Audio: Lucian Freud, Waste Ground, Paddington
Lucian Freud (1922-2011)
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Lucian Freud (1922-2011)

Waste Ground, Paddington

Lucian Freud (1922-2011)
Waste Ground, Paddington
oil on canvas
28 x 28 in. (71.1 x 71.1 cm.)
Painted in 1970.
Marlborough Fine Art, London
The Hon. Colin Tennant, London
Fukuoka City Bank, Fukuoka
Acquavella Galleries, New York
Private collection, London
Acquired from the above by the present owner
L. Gowling, Lucian Freud, London, 1982, no. 133 (illustrated in color).
London, Anthony d'Offay, Luian Freud: Recent Paintings, October-November 1972, n.p., no. 10 (illustrated).
London, Hayward Gallery; Bristol City Art Gallery; Birmingham City Museum and Art Gallery and Leeds City Museum and Art Gallery, Lucian Freud, January-June 1974, pp. 51, no. 120 (illustrated in color).
Tochigi Prefectural Museum of Fine Arts; Nishinomiya, Otani Memorial Art Museum; Tokyo, Setagaya Art Museum and London, The British Council, Lucian Freud: Paintings and Works on Paper 1940-91, April-September 1992, p. 17, no. 23, fig. 15 (illustrated).
Post lot text
Painted in London in 1970, Wasteground, Paddington presents an intimate and intensely personal portrait of the urban landscape viewed from Freud’s studio on Gloucester Terrace. Looking out of his back window to the overgrown wasteland beyond, Freud lays bare the raw detail of his surroundings with the piercing incisiveness that defines his practice. The present work is closely related to the larger-scale view of the same scene, Wasteground with Houses, Paddington—a work widely hailed as a masterpiece within Freud’s oeuvre. A deeply personal vision, exposing and exalting the mundane reality of his daily view, Wasteground, Paddington belongs to a small but definitive group of townscapes that Freud painted between 1970 and 1972. Shifting his gaze from the figure in the studio to the world outside his window, these hauntingly desolate compositions are among the most powerful of all Freud’s works. Coinciding with the death of his father, Ernst Freud, in April 1970, the present work was created at a time of profound reflection and the scene. The trampled undergrowth, the torn mattresses, the overlooked and unwanted paraphernalia of daily human activity: all are rendered with the same penetrating exactitude that distinguishes Freud’s nudes and portraits. Observed from within the hallowed space of his studio walls, it is an interiorized view of an external reality, with the wasteland taking its place as Freud’s muse. “I felt somehow the rubbish was the life in the picture,” Freud explained. “…I’m fascinated with the haphazard way it has come about, with the poignancy of the impermanency of it” (L. Freud, quoted in W. Feaver, “Lucian Freud: Life into Art,” in Lucian Freud, exh. cat., Tate Britain, London, 2002, p. 31). By inviting the viewer into the privacy of his studio, positioning the onlooker in line with his own gaze, Wasteground, Paddington reveals the stark urban backdrop to Freud’s intimate creative space. Relishing in the untold detail of the scene, the work may almost be understood as a meditation on the artist’s own existence.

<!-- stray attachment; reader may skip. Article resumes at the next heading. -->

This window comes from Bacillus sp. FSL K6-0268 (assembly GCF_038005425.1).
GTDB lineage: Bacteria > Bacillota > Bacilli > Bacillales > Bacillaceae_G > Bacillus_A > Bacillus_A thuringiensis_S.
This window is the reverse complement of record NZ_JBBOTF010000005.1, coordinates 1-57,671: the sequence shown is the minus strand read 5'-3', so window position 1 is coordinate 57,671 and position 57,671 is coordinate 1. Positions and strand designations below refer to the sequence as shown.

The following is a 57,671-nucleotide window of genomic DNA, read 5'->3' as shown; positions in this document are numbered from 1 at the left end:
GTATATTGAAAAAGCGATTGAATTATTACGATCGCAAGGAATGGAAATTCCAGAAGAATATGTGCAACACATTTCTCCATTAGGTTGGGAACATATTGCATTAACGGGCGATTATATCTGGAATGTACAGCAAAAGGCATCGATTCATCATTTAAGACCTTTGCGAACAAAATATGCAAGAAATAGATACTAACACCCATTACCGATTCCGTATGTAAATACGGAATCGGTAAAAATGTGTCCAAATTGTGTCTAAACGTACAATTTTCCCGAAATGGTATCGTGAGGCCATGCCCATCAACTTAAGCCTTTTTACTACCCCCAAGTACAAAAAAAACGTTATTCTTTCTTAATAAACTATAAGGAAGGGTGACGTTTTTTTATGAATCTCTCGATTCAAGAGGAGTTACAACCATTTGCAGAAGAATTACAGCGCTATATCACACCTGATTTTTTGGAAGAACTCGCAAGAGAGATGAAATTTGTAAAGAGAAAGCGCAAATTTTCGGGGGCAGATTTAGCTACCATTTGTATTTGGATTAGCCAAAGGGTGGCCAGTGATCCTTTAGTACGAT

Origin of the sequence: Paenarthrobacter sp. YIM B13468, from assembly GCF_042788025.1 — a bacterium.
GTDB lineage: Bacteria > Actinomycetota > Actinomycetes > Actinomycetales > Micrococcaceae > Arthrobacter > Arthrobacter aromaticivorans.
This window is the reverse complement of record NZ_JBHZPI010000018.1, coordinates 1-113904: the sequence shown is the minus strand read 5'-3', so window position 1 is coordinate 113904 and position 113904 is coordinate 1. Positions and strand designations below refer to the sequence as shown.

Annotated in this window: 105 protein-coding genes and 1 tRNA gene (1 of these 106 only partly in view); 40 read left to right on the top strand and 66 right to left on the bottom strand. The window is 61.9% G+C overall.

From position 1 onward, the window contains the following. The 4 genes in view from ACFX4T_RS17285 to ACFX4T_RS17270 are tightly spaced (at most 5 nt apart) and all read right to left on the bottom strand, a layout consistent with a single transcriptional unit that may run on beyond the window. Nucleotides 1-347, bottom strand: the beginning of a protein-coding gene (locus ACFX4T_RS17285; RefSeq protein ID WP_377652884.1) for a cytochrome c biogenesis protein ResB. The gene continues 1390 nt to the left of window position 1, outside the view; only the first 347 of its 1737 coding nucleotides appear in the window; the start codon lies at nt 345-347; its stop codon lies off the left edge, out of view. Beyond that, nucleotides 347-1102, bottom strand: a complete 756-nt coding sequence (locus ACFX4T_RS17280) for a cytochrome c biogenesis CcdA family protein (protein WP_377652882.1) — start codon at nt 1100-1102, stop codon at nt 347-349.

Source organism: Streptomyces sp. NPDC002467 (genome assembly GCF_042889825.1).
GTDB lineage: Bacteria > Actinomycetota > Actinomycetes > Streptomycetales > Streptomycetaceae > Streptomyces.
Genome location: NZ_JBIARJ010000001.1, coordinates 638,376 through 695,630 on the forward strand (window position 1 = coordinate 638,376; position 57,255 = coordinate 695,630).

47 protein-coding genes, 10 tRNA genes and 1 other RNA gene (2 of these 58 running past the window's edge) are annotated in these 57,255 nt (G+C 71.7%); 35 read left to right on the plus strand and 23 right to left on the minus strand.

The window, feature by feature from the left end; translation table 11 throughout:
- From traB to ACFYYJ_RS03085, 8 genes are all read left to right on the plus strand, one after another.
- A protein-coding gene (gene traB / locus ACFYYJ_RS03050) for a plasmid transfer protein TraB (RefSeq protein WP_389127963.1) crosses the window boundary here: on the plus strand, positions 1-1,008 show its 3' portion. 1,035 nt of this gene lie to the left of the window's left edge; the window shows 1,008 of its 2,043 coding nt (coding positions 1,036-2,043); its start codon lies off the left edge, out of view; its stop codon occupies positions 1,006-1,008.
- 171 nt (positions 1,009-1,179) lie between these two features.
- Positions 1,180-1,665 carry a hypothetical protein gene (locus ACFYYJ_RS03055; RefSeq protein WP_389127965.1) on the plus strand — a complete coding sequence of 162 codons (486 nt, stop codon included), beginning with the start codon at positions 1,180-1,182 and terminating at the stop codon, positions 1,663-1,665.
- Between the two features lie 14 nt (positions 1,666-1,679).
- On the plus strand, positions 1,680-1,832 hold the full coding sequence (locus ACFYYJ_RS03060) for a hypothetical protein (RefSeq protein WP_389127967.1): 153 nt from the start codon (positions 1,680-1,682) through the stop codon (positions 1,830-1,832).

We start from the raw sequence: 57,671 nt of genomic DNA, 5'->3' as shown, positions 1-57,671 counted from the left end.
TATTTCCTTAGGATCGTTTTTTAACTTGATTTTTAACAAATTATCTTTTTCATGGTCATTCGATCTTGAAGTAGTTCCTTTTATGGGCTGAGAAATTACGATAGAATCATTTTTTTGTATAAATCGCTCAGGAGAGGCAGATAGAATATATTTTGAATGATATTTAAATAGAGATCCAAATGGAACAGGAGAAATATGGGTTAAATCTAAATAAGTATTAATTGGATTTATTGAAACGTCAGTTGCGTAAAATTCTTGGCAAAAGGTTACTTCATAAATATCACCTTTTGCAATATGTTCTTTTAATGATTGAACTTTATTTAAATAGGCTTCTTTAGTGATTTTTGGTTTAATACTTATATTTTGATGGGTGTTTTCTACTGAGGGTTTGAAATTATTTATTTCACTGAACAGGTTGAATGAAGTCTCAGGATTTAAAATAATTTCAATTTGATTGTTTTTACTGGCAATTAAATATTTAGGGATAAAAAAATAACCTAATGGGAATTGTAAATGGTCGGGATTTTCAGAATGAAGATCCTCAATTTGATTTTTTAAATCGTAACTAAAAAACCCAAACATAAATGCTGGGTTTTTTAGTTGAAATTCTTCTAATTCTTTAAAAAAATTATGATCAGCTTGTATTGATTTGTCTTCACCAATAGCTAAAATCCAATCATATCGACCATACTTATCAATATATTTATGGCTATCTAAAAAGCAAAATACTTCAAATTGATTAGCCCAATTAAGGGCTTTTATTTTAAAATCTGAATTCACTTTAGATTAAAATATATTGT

The London landscape was deeply embedded in Freud’s psyche, and the present work marks the culmination of almost 30 years spent in the vicinity of Paddington. Like his sitters, many of whom were close family and friends, Paddington was a subject of deep personal significance for the artist. The area had been greatly affected by the slum clearances of the 1960s, taking Freud’s former properties at Delamere Terrace and Clarendon Crescent in their wake. Freud admired the area for its urban grittiness, and it was during his time at Gloucester Terrace between 1967 and 1972 that he finally undertook to paint its likeness. In both Wasteground Paddington and Wasteground with Houses, Paddington, Freud captures something of the shifting nature of the postwar London landscape. “Neither version stuck to the facts,” writes William Feaver. “Several garage doors and windows were omitted from the smaller painting, railings from the larger one, and figures came and went” (W. Feaver, “Lucian Freud: Life into Art” in Lucian Freud, exh. cat., Tate Britain, London, 2002, p. 31). In this way, the Wasteground works are marked by a certain aura of transience—a quality heightened by the scattered debris that occupies the center of the composition. Observed from an elevated, God’s-eye vantage point, these works bears witness to the artist’s careful curation of his subject matter: the dramatic perspectival sweep of the fence, the deliberate rearrangement of windows and doors, and the heightened detail of the debris. Freud continually refined his execution of this visible decay, reportedly paying dustmen to leave the two mattresses behind as he worked on the composition. “I felt the rubbish must be more exact,” he claimed (L. Freud, quoted in W. Feaver, “Lucian Freud: Life into Art”, in Lucian Freud, exh. cat., Tate Britain, London, 2002, p. 31).